Convenience is expensive. Resist the urge to order takeout or pick up a pizza on nights when you don’t feel like cooking. Preparing meals at home and using groceries you bought at the store can save you several dollars per meal. Even takeout pizza can be replicated cheaper at home.
During the warmer months, save money by growing your own vegetables and herbs. Even apartment dwellers can usually find space for a small container garden. Growing your own produce means free ingredients for meals.
Plan things out to only need one major grocery trip per week. The more often you shop, the more likely you are to stray from your list and overspend. Get into the habit of weekly meal prep and shopping to curb impulse buys.
Determine how much you can realistically allot to groceries each month, then divide that amount by 4 to set your weekly spending cap. Having a defined budget at the start keeps your total on target when shopping. Stay disciplined and avoid going over budget to control spending.
Grocery stores strategically place staples like produce, meat, dairy around the perimeter, while processed snacks and prepared foods line the inner aisles. Shop the fresh departments first for essentials, then only venture down aisles that have items on your list.
Whole chickens are almost always cheaper per pound than buying chicken pieces individually. You can roast a whole chicken yourself fairly easily, then use the leftovers for dishes like tacos, casseroles, soup and sandwiches.
Grocery shopping when you’re overly hungry leads to poor impulse control. That growling stomach tricks you into tossing more food into your cart than needed. Have a small snack before shopping to avoid hunger-driven decisions.
When you find a stellar sale on fresh produce or meat, buy extra to freeze or can for future use. Preserving food allows you to stock up when prices are lowest. Take advantage of bumper crops by canning or freezing.
Many stores offer price matching guarantees and will match their competitors’ advertised prices. Keep an eye on weekly circulars and show proof of lower prices on specific items to receive the matched savings.
Apps like Ibotta, Dosh, and Fetch Reward help you earn money back by submitting pictures of your grocery receipts. Combine those rewards with coupons for extra savings. Receipt scanning apps are an effortless way to get cash rewards.
Buying produce and foods from local farmers’ markets can provide savings over grocery stores, especially for organic and in-season items. You also help support local agriculture in your community.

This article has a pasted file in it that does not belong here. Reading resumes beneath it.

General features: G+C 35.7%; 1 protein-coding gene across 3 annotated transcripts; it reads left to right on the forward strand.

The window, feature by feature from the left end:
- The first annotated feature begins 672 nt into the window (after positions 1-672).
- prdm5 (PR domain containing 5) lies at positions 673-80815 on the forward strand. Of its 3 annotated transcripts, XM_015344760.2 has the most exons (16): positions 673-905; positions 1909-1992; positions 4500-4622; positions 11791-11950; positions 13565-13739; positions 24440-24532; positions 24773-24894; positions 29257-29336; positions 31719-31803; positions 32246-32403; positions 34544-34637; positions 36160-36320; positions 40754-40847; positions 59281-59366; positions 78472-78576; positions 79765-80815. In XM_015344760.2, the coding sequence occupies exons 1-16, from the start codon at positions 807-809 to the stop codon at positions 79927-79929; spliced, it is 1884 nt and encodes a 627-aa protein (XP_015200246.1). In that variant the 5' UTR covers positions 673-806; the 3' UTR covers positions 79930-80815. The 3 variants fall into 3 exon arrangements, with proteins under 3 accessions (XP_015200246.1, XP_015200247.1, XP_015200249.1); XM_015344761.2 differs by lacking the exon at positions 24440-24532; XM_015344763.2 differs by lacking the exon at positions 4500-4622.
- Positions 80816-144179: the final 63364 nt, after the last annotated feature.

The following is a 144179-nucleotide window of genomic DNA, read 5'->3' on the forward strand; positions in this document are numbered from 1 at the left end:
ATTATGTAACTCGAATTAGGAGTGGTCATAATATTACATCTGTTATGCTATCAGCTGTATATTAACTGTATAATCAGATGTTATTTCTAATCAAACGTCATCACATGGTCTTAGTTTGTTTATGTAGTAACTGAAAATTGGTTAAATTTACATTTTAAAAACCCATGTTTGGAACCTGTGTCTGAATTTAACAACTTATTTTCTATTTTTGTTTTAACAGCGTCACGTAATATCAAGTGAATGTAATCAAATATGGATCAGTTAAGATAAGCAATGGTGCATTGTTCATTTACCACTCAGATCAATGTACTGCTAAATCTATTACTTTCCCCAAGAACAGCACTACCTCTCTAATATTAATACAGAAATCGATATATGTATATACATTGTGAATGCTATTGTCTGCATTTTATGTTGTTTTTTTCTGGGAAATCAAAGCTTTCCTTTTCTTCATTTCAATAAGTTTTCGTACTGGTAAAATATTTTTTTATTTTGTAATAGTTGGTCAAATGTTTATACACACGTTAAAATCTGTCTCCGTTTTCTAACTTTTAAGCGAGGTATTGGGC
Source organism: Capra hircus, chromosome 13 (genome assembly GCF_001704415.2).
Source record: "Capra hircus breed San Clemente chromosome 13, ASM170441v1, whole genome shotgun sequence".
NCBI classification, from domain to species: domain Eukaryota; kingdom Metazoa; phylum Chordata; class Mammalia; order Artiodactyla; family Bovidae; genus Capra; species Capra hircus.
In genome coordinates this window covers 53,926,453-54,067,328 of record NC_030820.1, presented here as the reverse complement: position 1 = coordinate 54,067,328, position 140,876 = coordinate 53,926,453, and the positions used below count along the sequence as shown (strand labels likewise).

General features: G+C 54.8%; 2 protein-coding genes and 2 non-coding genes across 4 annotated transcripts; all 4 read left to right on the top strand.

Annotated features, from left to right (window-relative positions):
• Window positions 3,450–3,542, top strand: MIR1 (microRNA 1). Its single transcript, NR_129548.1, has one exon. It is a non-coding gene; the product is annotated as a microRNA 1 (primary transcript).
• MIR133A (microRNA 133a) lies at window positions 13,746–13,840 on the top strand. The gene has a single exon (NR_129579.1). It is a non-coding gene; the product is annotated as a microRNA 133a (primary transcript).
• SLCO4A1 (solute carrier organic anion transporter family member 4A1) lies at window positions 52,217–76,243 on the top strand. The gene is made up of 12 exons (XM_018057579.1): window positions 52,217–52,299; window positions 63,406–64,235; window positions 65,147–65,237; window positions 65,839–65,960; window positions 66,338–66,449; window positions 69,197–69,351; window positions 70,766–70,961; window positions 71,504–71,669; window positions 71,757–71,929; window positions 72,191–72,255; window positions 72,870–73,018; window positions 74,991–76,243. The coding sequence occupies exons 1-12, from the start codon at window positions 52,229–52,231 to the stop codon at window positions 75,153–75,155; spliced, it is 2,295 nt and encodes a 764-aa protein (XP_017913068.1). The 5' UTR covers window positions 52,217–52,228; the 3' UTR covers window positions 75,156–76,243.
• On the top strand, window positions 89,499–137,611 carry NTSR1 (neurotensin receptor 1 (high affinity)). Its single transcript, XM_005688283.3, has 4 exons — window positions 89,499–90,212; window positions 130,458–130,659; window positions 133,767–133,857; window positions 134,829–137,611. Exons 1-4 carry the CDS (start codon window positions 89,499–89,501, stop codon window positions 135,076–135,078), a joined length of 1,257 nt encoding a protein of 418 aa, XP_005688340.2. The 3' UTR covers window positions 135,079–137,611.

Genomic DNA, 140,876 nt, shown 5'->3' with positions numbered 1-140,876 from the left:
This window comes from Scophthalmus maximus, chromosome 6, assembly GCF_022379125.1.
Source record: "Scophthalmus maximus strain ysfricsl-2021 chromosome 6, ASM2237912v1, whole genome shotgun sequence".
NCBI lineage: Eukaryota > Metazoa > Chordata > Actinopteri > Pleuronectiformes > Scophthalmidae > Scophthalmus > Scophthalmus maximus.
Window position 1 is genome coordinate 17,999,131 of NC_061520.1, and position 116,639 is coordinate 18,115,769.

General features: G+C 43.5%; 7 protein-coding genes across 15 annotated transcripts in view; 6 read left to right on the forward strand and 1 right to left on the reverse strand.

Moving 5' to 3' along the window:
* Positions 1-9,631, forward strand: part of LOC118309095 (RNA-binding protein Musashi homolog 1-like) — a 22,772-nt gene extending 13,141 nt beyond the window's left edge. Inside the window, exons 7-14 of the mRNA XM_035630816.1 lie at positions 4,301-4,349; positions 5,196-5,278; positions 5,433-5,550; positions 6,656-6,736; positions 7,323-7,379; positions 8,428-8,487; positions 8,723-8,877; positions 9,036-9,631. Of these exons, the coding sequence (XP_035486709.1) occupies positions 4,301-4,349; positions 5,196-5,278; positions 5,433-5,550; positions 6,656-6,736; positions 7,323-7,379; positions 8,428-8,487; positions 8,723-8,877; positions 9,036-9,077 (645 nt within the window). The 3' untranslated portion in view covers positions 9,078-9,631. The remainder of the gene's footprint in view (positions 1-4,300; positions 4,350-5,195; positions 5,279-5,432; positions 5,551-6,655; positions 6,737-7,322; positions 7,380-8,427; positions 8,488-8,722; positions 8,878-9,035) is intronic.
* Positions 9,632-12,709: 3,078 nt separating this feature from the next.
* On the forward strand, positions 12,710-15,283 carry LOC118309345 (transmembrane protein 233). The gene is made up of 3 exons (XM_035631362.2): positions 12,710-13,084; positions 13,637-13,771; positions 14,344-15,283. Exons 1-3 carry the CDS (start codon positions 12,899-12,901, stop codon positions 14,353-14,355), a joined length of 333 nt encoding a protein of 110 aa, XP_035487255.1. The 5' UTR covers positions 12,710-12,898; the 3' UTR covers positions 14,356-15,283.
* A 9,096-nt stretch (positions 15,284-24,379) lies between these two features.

For warehouse store items that come in large quantities not practical for a single household, consider splitting bulk purchases with one or two other friends or families. This allows you to save on the bulk pricing.
Review the weekly grocery store flyers and meal plan around what proteins and produce will be on sale. If chicken breast is on special, search recipes and plan to use those ingredients more. Allow sales to inspire meals.
Fill your pantry with shelf-stable items like pasta, rice, spices, canned goods and baking ingredients at steep discounts from dollar stores. Just be sure to check expiration dates and units prices.
It’s proven that people tend to overspend when using credit cards instead of cash. To stick to your budget, use cash when shopping and leave the cards at home. Withdraw your weekly grocery budget amount before entering the store.
I couldn’t believe it when I saw my first grocery total after putting some of these savings strategies to work. Even after stocking up my pantry, my bill was nearly $40 less than usual!
Now I actually look forward to the weekly grocery trip, seeing how much I can save with coupons, sales and generic brands. Cooking at home more often has also helped me try some new recipes. Who knew saving cash on groceries could open me up to new dining experiences?
Give some of these budget-friendly grocery tips a try on your next shopping trip. I bet you’ll be surprised at how much you can fill your cart without emptying your wallet. Let me know which ideas work well for you! Share your best grocery savings secrets in the comments.